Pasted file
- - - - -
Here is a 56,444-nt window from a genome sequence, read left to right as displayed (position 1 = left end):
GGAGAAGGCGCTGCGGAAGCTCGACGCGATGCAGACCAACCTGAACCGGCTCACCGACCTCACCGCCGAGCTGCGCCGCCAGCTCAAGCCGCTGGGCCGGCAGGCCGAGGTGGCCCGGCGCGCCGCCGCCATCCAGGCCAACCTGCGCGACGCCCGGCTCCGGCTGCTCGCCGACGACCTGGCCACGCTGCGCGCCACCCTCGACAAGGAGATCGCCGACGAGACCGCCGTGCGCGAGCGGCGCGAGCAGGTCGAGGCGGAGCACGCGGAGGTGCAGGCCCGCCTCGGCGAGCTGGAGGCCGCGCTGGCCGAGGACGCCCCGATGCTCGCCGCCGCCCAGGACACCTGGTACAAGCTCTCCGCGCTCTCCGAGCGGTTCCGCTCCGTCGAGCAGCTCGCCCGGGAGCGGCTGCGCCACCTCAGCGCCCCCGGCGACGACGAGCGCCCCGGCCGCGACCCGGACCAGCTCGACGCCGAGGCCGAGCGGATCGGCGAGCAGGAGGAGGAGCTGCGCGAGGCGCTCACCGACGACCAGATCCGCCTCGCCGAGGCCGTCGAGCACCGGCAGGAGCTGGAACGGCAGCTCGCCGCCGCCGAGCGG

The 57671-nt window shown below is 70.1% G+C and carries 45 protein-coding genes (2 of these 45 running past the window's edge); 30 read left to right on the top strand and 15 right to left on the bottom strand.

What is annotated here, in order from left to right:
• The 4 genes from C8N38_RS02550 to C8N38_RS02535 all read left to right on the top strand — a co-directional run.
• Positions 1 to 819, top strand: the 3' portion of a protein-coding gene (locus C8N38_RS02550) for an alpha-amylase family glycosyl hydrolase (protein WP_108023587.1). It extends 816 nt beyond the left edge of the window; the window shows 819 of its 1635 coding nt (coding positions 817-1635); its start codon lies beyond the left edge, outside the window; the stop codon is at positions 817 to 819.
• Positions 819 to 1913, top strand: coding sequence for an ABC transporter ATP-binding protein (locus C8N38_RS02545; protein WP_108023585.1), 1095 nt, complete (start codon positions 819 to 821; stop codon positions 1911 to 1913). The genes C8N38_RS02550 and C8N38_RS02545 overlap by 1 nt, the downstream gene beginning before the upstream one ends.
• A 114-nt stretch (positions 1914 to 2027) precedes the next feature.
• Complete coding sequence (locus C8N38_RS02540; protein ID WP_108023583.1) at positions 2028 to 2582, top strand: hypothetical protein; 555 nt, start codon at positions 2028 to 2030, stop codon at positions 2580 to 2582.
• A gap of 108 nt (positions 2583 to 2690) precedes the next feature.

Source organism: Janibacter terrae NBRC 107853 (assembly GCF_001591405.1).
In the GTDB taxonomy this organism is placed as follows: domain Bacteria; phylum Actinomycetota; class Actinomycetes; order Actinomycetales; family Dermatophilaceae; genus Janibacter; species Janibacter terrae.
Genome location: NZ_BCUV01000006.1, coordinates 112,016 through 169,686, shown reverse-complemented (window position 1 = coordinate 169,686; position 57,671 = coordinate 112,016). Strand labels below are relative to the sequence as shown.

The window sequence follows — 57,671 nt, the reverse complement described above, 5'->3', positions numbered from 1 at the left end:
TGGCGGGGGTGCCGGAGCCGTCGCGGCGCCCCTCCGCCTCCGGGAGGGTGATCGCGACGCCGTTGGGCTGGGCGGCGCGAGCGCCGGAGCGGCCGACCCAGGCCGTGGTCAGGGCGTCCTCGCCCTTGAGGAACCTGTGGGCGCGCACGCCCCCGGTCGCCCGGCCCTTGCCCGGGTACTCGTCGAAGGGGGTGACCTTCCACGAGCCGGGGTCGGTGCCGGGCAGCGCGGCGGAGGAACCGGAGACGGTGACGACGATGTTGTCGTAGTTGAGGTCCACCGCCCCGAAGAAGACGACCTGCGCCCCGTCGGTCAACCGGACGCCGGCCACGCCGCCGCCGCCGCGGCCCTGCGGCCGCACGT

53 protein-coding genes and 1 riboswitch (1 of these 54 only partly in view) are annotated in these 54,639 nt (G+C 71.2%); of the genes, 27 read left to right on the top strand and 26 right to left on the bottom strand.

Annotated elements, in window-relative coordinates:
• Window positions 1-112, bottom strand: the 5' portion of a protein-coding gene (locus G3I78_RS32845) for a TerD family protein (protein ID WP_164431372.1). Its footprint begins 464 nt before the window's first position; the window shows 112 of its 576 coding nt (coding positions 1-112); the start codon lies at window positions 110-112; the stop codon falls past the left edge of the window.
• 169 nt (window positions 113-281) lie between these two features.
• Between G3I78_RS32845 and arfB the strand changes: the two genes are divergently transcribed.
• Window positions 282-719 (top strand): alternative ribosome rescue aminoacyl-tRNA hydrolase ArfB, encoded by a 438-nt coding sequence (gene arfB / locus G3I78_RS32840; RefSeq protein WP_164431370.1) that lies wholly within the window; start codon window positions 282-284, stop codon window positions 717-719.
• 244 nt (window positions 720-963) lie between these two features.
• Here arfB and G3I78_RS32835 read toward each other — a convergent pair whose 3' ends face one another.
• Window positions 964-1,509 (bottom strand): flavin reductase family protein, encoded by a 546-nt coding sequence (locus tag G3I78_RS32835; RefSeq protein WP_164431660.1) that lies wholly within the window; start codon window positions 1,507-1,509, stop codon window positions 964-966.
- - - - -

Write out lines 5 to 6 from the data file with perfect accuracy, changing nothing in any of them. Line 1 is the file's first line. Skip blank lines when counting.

• The 4 genes from C8N38_RS02550 to C8N38_RS02535 all read left to right on the top strand — a co-directional run.
• Positions 1 to 819, top strand: the 3' portion of a protein-coding gene (locus C8N38_RS02550) for an alpha-amylase family glycosyl hydrolase (protein WP_108023587.1). It extends 816 nt beyond the left edge of the window; the window shows 819 of its 1635 coding nt (coding positions 817-1635); its start codon lies beyond the left edge, outside the window; the stop codon is at positions 817 to 819.